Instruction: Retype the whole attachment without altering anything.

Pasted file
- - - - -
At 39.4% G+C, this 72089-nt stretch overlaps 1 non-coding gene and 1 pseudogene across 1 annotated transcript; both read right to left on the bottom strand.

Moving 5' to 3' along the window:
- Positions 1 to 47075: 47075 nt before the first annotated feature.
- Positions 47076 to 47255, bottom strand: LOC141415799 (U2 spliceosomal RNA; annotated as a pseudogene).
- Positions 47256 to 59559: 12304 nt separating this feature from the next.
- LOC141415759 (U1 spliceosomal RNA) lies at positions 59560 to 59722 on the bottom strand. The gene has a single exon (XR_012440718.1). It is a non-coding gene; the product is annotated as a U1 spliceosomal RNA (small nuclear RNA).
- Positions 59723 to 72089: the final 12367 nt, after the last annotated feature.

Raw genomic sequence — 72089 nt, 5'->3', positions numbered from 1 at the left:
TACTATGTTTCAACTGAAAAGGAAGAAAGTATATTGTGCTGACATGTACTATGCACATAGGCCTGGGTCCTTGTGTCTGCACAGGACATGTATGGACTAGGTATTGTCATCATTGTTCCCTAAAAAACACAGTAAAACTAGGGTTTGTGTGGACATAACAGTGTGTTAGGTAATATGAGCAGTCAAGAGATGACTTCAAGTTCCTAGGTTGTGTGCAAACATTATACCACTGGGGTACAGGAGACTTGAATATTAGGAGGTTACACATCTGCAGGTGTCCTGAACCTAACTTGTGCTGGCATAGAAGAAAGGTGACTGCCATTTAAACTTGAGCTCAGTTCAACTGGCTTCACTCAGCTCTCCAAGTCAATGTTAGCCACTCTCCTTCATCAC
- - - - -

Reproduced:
At 39.4% G+C, this 72089-nt stretch overlaps 1 non-coding gene and 1 pseudogene across 1 annotated transcript; both read right to left on the bottom strand.

Moving 5' to 3' along the window:
- Positions 1 to 47075: 47075 nt before the first annotated feature.
- Positions 47076 to 47255, bottom strand: LOC141415799 (U2 spliceosomal RNA; annotated as a pseudogene).
- Positions 47256 to 59559: 12304 nt separating this feature from the next.
- LOC141415759 (U1 spliceosomal RNA) lies at positions 59560 to 59722 on the bottom strand. The gene has a single exon (XR_012440718.1). It is a non-coding gene; the product is annotated as a U1 spliceosomal RNA (small nuclear RNA).
- Positions 59723 to 72089: the final 12367 nt, after the last annotated feature.

Raw genomic sequence — 72089 nt, 5'->3', positions numbered from 1 at the left:
TACTATGTTTCAACTGAAAAGGAAGAAAGTATATTGTGCTGACATGTACTATGCACATAGGCCTGGGTCCTTGTGTCTGCACAGGACATGTATGGACTAGGTATTGTCATCATTGTTCCCTAAAAAACACAGTAAAACTAGGGTTTGTGTGGACATAACAGTGTGTTAGGTAATATGAGCAGTCAAGAGATGACTTCAAGTTCCTAGGTTGTGTGCAAACATTATACCACTGGGGTACAGGAGACTTGAATATTAGGAGGTTACACATCTGCAGGTGTCCTGAACCTAACTTGTGCTGGCATAGAAGAAAGGTGACTGCCATTTAAACTTGAGCTCAGTTCAACTGGCTTCACTCAGCTCTCCAAGTCAATGTTAGCCACTCTCCTTCATCAC